CREUZBAUR, ROBERT (?–?). Robert Creuzbaur, surveyor and draftsman, was associated with the General Land Office of Texas as a mapmaker during the mid-1800s. He probably came to Texas in the mid-1840s. Two of his maps are of particular importance. In 1848 he was commissioned to compile topographic information for a map of Texas for Jacob de Cordova, a land promoter. Creuzbaur also made a map from notes compiled by John S. (Rip) Fordqv on his exploring expedition in 1849 showing the route from Austin to Paso del Norte. This map was published for emigrants, and it gave the distances from one water hole to another, as well as pertinent landmarks and detailed descriptions of the nature of the soil and terrain. This map is included in Creuzbaur's Guide to California and the Pacific Ocean (1849). Creuzbaur also drew up a map of Austin in 1853. Sometime during the 1850s he married the daughter of Eli Kirk of Austin. In 1861 he invented the Sea King, a type of gunboat designed to fight Yankee blockaders. A joint committee from both houses of the Texas legislature appropriated $500 to enable Creuzbaur to present his plans to Confederate authorities in Richmond. After the Civil War he moved north and settled in Brooklyn, New York, where he was still living in 1899. Copies of his maps are in the Barker Texas History Center, University of Texas at Austin, and at the General Land Office in Austin.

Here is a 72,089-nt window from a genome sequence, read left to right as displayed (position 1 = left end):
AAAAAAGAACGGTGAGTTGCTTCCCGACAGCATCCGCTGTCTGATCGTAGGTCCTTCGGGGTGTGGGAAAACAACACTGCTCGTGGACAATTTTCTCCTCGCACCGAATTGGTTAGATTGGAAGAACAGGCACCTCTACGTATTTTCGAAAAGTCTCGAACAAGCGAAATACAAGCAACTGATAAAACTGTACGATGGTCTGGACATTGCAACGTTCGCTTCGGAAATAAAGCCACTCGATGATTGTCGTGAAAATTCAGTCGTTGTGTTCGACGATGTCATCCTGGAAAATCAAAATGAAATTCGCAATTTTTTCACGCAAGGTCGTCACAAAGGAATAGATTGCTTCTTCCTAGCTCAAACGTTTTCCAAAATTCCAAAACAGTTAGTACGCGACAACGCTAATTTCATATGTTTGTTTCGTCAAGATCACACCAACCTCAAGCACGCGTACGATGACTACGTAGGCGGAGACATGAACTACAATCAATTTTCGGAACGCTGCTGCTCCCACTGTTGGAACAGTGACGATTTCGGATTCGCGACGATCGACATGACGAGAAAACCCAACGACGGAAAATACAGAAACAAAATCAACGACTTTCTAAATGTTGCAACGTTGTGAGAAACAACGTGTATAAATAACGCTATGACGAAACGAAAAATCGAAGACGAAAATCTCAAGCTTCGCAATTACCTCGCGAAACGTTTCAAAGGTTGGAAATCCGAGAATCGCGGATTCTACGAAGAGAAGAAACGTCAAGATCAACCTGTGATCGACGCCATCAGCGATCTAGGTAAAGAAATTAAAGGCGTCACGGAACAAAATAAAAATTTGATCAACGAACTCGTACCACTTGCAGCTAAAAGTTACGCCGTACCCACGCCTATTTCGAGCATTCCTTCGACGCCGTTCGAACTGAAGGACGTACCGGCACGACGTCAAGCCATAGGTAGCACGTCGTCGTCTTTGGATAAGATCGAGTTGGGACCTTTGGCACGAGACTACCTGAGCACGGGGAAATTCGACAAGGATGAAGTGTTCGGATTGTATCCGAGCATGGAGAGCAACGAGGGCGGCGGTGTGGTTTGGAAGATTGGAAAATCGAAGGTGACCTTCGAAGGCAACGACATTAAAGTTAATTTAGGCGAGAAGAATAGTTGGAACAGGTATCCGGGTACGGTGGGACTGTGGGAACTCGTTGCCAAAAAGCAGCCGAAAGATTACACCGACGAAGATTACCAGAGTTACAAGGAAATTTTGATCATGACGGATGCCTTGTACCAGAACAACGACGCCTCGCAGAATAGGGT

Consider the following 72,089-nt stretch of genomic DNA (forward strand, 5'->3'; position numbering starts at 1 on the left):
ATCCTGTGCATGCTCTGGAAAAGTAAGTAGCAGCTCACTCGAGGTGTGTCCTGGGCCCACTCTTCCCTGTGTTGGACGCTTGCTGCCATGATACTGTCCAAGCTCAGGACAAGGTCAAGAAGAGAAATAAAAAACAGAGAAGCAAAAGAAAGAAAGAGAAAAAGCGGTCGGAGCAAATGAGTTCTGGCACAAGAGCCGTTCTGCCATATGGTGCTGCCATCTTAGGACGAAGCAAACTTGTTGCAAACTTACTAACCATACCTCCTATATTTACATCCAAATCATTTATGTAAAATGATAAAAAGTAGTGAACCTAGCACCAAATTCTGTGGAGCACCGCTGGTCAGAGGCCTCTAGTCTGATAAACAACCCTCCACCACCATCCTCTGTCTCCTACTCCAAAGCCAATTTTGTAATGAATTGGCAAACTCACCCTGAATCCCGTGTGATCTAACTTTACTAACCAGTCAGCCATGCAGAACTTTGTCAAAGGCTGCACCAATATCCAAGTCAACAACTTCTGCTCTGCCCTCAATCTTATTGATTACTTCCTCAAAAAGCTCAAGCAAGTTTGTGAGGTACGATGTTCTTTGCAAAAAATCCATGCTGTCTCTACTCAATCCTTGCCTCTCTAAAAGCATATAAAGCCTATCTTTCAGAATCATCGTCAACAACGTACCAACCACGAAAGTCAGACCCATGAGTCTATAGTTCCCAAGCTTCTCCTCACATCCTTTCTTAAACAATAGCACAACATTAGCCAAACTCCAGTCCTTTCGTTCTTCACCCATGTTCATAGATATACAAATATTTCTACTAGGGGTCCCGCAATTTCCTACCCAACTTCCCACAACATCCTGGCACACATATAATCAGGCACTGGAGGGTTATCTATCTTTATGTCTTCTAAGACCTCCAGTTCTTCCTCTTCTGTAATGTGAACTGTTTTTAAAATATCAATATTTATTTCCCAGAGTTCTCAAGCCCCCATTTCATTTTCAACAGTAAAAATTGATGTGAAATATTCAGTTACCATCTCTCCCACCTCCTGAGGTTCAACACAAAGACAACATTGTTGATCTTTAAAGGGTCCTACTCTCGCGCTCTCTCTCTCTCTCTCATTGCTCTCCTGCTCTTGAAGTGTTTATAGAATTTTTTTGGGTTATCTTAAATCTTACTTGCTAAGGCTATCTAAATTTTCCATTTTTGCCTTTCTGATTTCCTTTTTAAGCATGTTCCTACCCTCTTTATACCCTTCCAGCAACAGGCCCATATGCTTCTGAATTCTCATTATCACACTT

Austin History Center Files. Frank Brown, Annals of Travis County and the City of Austin (MS, Frank Brown Papers, Dolph Briscoe Center for American History, University of Texas at Austin). Larry Jay Gage, "The Texas Road to Secession and War: John Marshall and the Texas State Gazette, 1860–1861," Southwestern Historical Quarterly 62 (October 1958). Kenneth F. Neighbours, "The Expedition of Major Robert S. Neighbors to El Paso in 1849," Southwestern Historical Quarterly 58 (July 1954).

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Handbook of Texas Online, "CREUZBAUR, ROBERT," accessed June 25, 2019,

Uploaded on June 12, 2010. Published by the Texas State Historical Association.

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